She will eventually share her story about cancer and reconstruction with the world. Stay tuned for her journey in her own words.

Wednesday, July 1, 2009

New post-surgical clothing line from my breast cancer reconstruction patient!

I am so proud of my patient Kathy Adams who has founded this fabulous clothing company designed for women facing breast cancer! Please read on and check out the links.

“After my breast cancer surgery they sent me home with all these drains and tubes, I didn’t know how to manage them”

“There are no other products on the market that provide this solution. When I had my surgery two years ago the solution was to pin the drain to your blouse or put it in your waistband. Neither being comfortable or secure options. “
Founder, Kathy Adams

Confident Clothing Company
Fashion Conscious Therapeutic Clothing for Women

Therapeutic Active Wear (SHOP)
Kathy's Inspirational StoryShare
Published ArticlesPress
Health Resources

316 Mid Valley Center, Ste 188
Carmel, CA 93923
Phone: (831) 440 - 8834

These garments are designed to be dressed up by adding a favorite scarf or accessory....or used as everyday wear.

After one is finished with the drains, simply take out the drain pocket and continue wearing these attractive pieces for your yoga classes or just lounging around. They were designed and manufactured with comfort in mind.

Drain Holder Drain Pocket (detached) Drain inside of pocket Drain outside of pocket
  • Discreet snap channels manage the tubes to the drain pocket
  • Styling is fashionable and comfortable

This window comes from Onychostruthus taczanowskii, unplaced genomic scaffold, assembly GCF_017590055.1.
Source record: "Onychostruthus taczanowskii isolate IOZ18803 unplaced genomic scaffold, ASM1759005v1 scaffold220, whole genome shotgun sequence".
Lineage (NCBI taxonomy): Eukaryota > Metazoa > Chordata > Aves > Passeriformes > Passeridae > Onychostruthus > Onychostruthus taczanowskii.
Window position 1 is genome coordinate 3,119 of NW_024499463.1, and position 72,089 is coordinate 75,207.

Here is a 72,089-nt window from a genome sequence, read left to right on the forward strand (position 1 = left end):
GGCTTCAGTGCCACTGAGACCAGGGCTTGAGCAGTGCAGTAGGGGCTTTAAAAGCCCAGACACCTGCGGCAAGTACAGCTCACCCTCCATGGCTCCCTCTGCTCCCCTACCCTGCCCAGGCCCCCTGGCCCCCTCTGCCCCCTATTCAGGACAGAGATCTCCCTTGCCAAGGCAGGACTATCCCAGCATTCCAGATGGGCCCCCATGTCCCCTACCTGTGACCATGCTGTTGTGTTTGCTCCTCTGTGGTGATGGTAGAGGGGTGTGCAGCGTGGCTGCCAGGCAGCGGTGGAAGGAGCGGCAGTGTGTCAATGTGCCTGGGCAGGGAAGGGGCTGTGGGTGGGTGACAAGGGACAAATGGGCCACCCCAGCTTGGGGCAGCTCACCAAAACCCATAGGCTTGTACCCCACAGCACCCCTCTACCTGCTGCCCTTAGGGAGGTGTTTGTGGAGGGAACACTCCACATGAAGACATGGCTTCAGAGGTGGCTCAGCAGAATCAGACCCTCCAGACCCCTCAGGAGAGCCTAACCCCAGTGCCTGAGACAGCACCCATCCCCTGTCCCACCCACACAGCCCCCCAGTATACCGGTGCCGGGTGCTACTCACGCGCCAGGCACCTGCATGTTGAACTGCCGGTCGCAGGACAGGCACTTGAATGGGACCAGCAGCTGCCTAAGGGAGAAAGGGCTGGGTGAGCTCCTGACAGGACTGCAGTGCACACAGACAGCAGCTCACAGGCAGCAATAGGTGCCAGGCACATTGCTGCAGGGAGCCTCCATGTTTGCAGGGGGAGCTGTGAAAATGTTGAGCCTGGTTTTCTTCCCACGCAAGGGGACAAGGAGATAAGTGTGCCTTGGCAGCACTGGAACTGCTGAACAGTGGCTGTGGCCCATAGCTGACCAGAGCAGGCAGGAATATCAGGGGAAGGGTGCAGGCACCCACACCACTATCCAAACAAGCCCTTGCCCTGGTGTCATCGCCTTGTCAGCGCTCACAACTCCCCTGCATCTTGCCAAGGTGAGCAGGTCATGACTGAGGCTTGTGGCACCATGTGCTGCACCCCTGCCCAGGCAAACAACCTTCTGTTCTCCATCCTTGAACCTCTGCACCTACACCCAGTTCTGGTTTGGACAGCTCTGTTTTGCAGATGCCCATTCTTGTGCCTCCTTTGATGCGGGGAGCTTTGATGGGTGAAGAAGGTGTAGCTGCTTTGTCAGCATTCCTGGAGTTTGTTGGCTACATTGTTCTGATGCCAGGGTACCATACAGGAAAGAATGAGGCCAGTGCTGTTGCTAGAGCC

• Drain pocket is secure and completely removable after treatment is complete
  • Made from wicking material for sensitive skin
  • Designed by a breast cancer survivor JUST LIKE YOU
  • Cut for easy access to the medical port if needed during treatment and drawing the eye away from the chest area for aesthetic reasons
  • A choice for someone not wanting to wear prosthesis full time
  • Sleeves cut to address the issues of lymph edema
  • Matching Cool Chemo Cap™ and Cool Chemo Pant™
  • The versatile styling allows one to dress them up with a few key accessories, or use them as comfort clothes, and still maintain fashion and function.

Offering Cool Chemo clothing as a solution to the patient will minimize the search for resources to assist them in the ongoing management and healing process of surgery.

Suggested insurance code L8015

The Cool Chemo Top™ has an attractive front closure that you can easily put on and remove. The draping of the top draws the eye to the peplum waist and away from the chest. This styling makes it less obvious if you choose not to wear a prosthesis.

The drain holders, concealed on each side of the top, are adjustable in placement and can be completely removed for use after your surgery. The wicking fabric not only helps regulate your body temperature it is also soft on sensitive skin after surgery.

Note: Insurance companies will cover two therapeutic garments per year.

BE SURE TO CHECK WITH YOUR COMPANY for authorization. Made in the USA.